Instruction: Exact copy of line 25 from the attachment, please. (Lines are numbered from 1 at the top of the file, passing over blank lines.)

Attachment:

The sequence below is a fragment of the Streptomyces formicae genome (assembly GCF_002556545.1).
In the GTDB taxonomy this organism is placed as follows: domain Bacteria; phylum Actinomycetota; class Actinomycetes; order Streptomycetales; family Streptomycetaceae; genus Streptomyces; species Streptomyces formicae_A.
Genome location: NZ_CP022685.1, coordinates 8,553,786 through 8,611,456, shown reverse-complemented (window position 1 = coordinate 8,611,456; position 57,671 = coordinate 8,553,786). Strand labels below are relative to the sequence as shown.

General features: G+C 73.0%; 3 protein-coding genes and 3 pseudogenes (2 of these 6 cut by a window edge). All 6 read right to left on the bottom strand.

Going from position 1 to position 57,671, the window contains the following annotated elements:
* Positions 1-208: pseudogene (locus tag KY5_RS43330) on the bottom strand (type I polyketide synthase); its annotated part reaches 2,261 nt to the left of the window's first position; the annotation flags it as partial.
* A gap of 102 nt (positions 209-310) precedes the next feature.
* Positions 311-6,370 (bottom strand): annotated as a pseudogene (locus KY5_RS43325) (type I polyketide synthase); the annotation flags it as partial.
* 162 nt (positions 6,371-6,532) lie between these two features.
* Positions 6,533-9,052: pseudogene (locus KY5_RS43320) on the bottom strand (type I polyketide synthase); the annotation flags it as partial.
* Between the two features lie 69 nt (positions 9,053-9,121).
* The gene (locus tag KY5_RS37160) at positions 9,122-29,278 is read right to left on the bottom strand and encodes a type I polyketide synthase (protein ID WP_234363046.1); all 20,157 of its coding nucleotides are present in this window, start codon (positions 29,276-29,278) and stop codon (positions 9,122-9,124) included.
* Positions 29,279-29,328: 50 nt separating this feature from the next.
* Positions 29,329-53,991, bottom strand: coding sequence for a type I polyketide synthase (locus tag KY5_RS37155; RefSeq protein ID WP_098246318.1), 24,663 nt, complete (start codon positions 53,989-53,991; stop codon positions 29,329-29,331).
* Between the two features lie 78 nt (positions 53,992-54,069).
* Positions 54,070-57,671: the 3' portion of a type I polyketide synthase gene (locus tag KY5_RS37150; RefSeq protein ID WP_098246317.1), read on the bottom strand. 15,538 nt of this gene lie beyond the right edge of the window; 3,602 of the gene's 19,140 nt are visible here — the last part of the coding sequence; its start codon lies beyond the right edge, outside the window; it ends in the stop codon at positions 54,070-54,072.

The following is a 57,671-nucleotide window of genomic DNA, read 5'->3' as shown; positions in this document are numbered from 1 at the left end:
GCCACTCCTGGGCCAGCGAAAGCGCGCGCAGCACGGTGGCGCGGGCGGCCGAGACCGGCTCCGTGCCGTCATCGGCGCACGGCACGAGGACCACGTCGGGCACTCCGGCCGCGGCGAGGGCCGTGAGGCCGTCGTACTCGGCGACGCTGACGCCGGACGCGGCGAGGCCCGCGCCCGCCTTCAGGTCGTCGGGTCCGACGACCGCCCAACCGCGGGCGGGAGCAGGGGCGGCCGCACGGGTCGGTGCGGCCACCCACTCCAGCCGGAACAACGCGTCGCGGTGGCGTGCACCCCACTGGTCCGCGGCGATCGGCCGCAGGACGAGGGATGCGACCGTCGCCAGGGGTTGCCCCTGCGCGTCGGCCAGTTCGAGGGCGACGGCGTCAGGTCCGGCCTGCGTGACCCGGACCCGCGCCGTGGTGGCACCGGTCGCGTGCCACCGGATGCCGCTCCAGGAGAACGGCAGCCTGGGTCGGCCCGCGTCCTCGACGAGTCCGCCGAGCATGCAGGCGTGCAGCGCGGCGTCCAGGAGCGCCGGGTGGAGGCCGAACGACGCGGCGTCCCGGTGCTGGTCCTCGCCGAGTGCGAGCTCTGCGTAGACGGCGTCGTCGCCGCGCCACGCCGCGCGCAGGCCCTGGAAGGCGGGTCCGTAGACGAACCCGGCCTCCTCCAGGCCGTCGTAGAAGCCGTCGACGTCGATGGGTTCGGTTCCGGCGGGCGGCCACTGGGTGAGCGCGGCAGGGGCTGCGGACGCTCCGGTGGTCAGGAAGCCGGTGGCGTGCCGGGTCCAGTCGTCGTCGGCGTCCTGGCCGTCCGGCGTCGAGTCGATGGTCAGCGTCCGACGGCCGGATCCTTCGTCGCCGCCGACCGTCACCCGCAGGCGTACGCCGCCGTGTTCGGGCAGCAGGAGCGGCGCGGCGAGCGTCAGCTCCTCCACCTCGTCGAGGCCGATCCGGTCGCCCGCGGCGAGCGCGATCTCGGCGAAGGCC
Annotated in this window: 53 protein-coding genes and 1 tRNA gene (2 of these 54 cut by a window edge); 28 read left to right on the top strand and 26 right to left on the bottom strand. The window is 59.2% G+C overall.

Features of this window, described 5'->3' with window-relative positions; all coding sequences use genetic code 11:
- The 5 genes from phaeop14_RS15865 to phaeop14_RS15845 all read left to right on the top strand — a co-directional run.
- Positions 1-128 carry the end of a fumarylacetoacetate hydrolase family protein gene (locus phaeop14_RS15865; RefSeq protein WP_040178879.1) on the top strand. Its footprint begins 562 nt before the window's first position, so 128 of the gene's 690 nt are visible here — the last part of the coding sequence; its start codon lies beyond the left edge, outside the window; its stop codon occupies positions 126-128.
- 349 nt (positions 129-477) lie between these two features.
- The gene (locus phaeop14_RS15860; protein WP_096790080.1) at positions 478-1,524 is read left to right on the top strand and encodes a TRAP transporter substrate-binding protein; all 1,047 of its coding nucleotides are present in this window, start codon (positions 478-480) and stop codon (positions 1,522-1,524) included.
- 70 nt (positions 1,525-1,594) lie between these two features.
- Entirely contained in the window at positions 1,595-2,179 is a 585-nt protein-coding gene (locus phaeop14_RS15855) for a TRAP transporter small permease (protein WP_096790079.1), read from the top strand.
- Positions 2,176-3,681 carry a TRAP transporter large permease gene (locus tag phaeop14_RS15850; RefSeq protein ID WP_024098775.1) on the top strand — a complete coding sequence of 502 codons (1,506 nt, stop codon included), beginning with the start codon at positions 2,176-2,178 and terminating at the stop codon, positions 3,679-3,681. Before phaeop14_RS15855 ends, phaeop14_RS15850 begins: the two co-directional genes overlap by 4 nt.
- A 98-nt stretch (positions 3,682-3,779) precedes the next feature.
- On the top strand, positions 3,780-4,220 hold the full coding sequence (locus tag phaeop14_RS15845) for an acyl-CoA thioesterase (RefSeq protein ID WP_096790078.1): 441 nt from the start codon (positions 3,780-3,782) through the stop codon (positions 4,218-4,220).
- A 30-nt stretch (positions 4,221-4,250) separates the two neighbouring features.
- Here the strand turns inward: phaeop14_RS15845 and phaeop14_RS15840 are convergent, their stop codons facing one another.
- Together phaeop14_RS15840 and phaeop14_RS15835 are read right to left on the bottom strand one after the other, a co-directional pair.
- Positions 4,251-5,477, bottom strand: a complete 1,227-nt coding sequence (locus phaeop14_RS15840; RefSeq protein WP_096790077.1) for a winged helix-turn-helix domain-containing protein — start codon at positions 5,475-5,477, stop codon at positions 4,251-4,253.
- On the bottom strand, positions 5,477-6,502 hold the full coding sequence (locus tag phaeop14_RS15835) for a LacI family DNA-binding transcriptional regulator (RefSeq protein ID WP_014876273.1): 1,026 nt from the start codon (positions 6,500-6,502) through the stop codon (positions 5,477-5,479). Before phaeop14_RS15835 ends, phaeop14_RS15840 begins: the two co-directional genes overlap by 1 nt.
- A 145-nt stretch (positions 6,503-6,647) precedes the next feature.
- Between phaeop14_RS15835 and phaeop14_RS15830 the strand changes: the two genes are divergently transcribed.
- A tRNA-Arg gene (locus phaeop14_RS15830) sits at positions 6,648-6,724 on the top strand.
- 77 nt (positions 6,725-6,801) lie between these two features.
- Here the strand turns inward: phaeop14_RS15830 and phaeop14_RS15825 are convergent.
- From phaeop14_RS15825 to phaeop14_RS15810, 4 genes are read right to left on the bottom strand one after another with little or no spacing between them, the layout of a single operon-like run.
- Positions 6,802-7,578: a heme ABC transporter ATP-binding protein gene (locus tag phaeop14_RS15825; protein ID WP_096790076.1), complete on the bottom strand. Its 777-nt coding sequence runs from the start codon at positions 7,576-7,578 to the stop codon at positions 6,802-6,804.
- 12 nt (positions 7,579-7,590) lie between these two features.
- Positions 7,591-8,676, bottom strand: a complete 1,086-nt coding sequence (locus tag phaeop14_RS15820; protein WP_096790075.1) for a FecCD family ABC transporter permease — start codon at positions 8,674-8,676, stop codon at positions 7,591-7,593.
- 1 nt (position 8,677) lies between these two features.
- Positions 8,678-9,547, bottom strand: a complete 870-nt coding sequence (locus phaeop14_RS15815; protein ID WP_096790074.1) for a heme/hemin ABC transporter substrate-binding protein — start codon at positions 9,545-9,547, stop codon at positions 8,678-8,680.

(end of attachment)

- 70 nt (positions 1,525-1,594) lie between these two features.